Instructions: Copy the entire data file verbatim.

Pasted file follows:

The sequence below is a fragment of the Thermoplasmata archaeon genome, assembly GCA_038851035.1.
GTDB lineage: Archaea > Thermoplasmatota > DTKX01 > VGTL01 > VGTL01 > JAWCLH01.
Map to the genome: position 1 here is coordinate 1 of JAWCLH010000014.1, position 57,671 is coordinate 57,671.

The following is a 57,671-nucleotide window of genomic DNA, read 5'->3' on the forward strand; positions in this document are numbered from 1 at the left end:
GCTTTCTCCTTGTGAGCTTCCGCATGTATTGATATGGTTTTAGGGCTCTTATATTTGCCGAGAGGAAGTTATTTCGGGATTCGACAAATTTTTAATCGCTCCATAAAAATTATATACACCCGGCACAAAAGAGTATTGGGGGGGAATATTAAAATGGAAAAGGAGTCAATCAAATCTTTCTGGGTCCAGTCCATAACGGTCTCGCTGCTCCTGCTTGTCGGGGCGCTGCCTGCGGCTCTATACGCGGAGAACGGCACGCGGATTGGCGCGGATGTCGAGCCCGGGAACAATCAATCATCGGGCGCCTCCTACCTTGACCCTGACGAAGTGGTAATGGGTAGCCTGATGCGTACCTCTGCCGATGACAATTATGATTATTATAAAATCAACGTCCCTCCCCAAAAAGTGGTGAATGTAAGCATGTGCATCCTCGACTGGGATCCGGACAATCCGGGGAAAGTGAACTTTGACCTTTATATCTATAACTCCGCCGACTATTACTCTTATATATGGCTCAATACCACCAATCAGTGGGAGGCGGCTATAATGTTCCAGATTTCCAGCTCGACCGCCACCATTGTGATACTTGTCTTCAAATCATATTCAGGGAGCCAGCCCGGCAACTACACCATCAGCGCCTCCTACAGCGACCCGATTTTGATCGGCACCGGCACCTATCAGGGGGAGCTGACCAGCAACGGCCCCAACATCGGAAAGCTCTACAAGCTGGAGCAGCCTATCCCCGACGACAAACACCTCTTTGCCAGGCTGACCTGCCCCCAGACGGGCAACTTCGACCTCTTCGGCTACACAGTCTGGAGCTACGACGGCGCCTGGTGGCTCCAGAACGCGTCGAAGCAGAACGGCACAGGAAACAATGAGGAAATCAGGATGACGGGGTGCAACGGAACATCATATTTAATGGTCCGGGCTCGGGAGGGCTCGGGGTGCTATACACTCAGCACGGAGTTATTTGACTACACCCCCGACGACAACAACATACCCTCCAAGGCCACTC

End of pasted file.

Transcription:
The sequence below is a fragment of the Thermoplasmata archaeon genome, assembly GCA_038851035.1.
GTDB lineage: Archaea > Thermoplasmatota > DTKX01 > VGTL01 > VGTL01 > JAWCLH01.
Map to the genome: position 1 here is coordinate 1 of JAWCLH010000014.1, position 57,671 is coordinate 57,671.

The following is a 57,671-nucleotide window of genomic DNA, read 5'->3' on the forward strand; positions in this document are numbered from 1 at the left end:
GCTTTCTCCTTGTGAGCTTCCGCATGTATTGATATGGTTTTAGGGCTCTTATATTTGCCGAGAGGAAGTTATTTCGGGATTCGACAAATTTTTAATCGCTCCATAAAAATTATATACACCCGGCACAAAAGAGTATTGGGGGGGAATATTAAAATGGAAAAGGAGTCAATCAAATCTTTCTGGGTCCAGTCCATAACGGTCTCGCTGCTCCTGCTTGTCGGGGCGCTGCCTGCGGCTCTATACGCGGAGAACGGCACGCGGATTGGCGCGGATGTCGAGCCCGGGAACAATCAATCATCGGGCGCCTCCTACCTTGACCCTGACGAAGTGGTAATGGGTAGCCTGATGCGTACCTCTGCCGATGACAATTATGATTATTATAAAATCAACGTCCCTCCCCAAAAAGTGGTGAATGTAAGCATGTGCATCCTCGACTGGGATCCGGACAATCCGGGGAAAGTGAACTTTGACCTTTATATCTATAACTCCGCCGACTATTACTCTTATATATGGCTCAATACCACCAATCAGTGGGAGGCGGCTATAATGTTCCAGATTTCCAGCTCGACCGCCACCATTGTGATACTTGTCTTCAAATCATATTCAGGGAGCCAGCCCGGCAACTACACCATCAGCGCCTCCTACAGCGACCCGATTTTGATCGGCACCGGCACCTATCAGGGGGAGCTGACCAGCAACGGCCCCAACATCGGAAAGCTCTACAAGCTGGAGCAGCCTATCCCCGACGACAAACACCTCTTTGCCAGGCTGACCTGCCCCCAGACGGGCAACTTCGACCTCTTCGGCTACACAGTCTGGAGCTACGACGGCGCCTGGTGGCTCCAGAACGCGTCGAAGCAGAACGGCACAGGAAACAATGAGGAAATCAGGATGACGGGGTGCAACGGAACATCATATTTAATGGTCCGGGCTCGGGAGGGCTCGGGGTGCTATACACTCAGCACGGAGTTATTTGACTACACCCCCGACGACAACAACATACCCTCCAAGGCCACTC